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This is the hidden face of the moon like you’ve never seen if before, as captured by the Lunar Reconnaissance Orbiter‘s LOLA instruments. Despite its appearance, the picture wasn’t processed by NASA scientists taking LSD while listening to Pink Floyd.
The rainbow colors correspond to the elevation of the terrain, going from 20,000 feet (red) to -20,000 feet (blue). The beautiful coloring, combined with the unique sharp view of the craters—the largest in the solar system—makes me want the whole Moon to be exactly like that all year around.
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Eagerly anticipated ever since Sony floated its wood-block concept designs at the PMA show in February, Sony’s Alpha NEX-5 and NEX-3 have finally arrived. Its debut models are the smallest entrants to date, and are agressively priced given their features.
The cameras are nearly identical, differing only in two ways. They have slightly different body designs, with the higher-end NEX-5 composed of magnesium alloy, and the NEX-5 offers full HD AVCHD video recording. For those perks you pay about $100 more. Both cameras come in kits with either an 18-55mm ($299.99 standalone) or 16mm pancake prime lens ($249.99 standalone). We received a production-level NEX-5 just before launch, which gave us time to test it and get some shooting done before announcement—you’ll be able to get yours in July. The full review with more testing experience and ratings for that model should follow relatively soon. (Read about the NEX-3.)
This luxury villa isn’t grand architecture. It’s not made of titanium. And it’s not even underground. But it’s the first home in the world with a 256-foot-long double loop water slide going from its top balcony to the pool.
- Image Sensor: 14.2 million effective pixels.
- Metering: Multi pattern, centre-weighted and spot.
- Sensor Size: APS-C-sized CMOS (23.4×15.6mm).
- Lens: Sony E Series mount.
- Shutter Speed: 30 to 1/4000 second. Flash sync: 1/160 sec.
- Continuous Shooting: seven fps.
- Memory: Memory Stick PRO Duo, PRO-HG Duo, SD, SDHC, SDXC cards.
- Image Sizes (pixels): 4592×3056, 4592×2576, 3344×2224, 3344×1872, 2288×1520, 2288×1280.
- Movies: 1280×720, 848×480, 640×480 at 30 fps.
- Colour Space: sRGB, Adobe RGB.
- LCD Screen: 7.5cm LCD (921,600 pixels).
- File Formats: JPEG, RAW, JPEG+RAW, MPEG4.
- ISO Sensitivity: Auto, 200 to 12,800.
- Interface: USB 2.0, HDMNI, AV.
- Power: Rechargeable lithium ion battery, DC input.
- Dimensions: 117.2×62.6×33.4mm WHDmm.
- Weight: 297 g (inc battery and card).
The rumored price for the camera and kit lens is about $900. [Photo Rumors]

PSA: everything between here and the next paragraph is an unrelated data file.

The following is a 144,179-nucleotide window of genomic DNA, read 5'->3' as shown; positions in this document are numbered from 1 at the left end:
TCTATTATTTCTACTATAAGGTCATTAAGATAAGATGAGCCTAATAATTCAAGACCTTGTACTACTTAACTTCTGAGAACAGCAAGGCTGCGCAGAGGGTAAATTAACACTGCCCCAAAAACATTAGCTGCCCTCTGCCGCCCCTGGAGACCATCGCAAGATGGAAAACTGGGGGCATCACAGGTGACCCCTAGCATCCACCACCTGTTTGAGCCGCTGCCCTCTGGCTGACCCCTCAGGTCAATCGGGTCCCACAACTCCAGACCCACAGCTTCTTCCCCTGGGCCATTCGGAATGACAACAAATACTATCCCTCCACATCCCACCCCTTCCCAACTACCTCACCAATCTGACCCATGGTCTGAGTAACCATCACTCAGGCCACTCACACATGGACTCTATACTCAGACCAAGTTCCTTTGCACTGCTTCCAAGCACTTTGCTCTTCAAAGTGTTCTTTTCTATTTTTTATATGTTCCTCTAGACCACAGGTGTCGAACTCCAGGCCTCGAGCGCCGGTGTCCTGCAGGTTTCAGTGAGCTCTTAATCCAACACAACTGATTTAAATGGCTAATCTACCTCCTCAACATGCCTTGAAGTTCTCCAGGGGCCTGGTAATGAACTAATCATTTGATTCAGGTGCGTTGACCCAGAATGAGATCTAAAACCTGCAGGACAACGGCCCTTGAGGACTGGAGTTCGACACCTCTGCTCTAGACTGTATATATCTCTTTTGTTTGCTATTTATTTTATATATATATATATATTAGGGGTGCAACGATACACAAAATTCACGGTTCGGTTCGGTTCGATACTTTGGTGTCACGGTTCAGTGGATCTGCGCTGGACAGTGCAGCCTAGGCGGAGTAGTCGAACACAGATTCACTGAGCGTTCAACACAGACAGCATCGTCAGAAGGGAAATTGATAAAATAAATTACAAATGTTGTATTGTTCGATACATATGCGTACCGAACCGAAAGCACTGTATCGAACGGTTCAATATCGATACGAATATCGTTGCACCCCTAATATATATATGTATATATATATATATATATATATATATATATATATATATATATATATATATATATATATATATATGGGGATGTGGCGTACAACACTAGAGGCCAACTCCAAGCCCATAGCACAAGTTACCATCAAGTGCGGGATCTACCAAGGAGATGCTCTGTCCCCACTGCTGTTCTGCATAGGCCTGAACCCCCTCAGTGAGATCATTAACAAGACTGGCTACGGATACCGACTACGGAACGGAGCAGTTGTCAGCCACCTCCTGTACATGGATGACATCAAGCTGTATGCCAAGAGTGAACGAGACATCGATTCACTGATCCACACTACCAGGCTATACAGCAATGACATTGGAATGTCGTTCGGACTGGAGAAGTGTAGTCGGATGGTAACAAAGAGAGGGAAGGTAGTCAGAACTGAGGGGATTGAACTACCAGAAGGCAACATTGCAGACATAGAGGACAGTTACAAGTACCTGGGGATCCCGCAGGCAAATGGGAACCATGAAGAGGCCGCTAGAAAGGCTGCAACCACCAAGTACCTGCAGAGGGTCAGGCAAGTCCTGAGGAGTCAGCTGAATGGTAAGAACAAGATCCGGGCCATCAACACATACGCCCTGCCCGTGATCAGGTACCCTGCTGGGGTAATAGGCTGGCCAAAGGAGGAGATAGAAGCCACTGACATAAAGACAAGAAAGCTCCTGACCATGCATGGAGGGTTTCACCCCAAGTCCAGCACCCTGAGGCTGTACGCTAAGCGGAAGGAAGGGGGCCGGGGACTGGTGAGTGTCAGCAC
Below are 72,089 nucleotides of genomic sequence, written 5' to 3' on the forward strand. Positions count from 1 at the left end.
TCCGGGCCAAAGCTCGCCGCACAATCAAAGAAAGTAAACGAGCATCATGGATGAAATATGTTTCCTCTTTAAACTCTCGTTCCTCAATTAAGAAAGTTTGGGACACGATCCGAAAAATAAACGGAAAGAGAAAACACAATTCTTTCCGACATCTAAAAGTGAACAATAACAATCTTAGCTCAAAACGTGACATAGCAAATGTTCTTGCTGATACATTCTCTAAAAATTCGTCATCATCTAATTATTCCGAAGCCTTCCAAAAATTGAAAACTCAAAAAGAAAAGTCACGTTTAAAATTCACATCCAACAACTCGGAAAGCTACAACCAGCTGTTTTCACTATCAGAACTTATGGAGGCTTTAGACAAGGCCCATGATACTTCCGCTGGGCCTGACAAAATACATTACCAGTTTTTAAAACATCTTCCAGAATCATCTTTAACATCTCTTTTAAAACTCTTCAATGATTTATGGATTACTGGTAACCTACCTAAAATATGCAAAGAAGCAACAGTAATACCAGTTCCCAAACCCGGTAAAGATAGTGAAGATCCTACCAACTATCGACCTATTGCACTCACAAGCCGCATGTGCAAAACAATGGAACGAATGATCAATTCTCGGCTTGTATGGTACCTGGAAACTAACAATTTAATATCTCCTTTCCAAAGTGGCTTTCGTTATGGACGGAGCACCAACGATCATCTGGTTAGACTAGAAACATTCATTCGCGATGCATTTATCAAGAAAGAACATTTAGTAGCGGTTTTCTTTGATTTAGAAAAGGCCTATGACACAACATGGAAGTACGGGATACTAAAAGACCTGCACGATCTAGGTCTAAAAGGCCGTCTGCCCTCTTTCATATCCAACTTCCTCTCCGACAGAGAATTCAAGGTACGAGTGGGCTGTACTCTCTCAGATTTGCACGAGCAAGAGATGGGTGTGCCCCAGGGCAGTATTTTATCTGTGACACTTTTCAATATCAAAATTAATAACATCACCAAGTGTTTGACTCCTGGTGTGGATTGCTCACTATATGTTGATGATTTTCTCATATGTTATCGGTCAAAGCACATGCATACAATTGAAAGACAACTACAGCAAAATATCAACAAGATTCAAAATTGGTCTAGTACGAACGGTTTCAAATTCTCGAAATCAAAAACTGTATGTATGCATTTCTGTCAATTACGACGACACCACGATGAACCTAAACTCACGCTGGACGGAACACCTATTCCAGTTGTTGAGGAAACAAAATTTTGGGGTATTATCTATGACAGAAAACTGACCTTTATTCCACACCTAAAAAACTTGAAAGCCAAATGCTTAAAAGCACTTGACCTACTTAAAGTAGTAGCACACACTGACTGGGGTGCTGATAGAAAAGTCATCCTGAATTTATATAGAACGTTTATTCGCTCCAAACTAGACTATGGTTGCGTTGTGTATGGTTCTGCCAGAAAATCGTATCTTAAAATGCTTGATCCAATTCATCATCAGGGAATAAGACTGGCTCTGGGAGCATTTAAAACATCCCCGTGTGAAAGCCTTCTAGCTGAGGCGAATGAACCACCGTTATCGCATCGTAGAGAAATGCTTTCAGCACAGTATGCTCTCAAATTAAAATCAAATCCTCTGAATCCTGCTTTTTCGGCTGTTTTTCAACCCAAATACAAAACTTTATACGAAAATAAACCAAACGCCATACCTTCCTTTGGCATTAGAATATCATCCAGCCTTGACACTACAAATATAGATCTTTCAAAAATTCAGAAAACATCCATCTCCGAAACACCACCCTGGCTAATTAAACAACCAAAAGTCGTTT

According to sources familiar with the matter, Microsoft has cancelled Courier, the folding, two-screen prototype tablet that was first uncovered by Gizmodo.
We’re told that on Wednesday, Microsoft boss Steve Ballmer Microsoft execs informed the internal team that had been working on the tablet device that the project would no longer be supported. Courier had never been publicly announced or acknowledged as a Microsoft product.
It appeared from the leaked information last year that a Courier prototype was probably near to completion. The combination of both touch- and pen-based computing was compelling. Perhaps the strong launch of Apple’s iPad, currently the only available “mobile tablet” from a major vendor, caused Ballmer to reassess the commitment of Microsoft in a soon-to-be-crowded market.
We contacted Microsoft, who confirmed that Courier will not go into production. Microsoft Corporate VP of Communications Frank Shaw told us:
At any given time, we’re looking at new ideas, investigating, testing, incubating them. It’s in our DNA to develop new form factors and natural user interfaces to foster productivity and creativity. The Courier project is an example of this type of effort. It will be evaluated for use in future offerings, but we have no plans to build such a device at this time.
It is a pity. Courier was one of the most innovative concepts out of Redmond in quite some time. But what we loved about Courier was the interface and the thinking behind it—not necessarily its custom operating system.
In fact, it makes sense for Microsoft to continue to trim away splinter versions of its core operating systems and focus on Windows 7 and Windows Phone 7 unity across all its devices. Hopefully some of the smart thinking we have seen in Courier will find its way into Microsoft’s tablets, whether they’re powered by Windows 7 or Windows Phone 7.
While Avatar was technically impeccable, we have already said that 3D is Hollywood’s next big scam. Film critic, Russ Meyer devotee (amen), and overall good guy Roger Ebert agrees. And he provides a definitive list of reasons:
1. It’s the waste of a dimension.
2. It adds nothing to the experience.
3. It can be a distraction.
4. It can create nausea and headaches.
5. Have you noticed that 3-D seems a little dim?
6. It’s an excuse to buy new digital projectors.
7. Theaters slap on a surcharge of $5 to $7.50 for 3-D.
8. I cannot imagine a serious drama in 3-D (neither can I).
9. Whenever Hollywood has felt threatened, it has turned to technology to save the day.
I have to agree with him. I see 3D serving a purpose in interactive experiences like gaming or science visualization, but I hope 3D movies die soon. At least, in its current form.
Read Ebert’s crystal clear explanation of each point in his list at [Newsweek]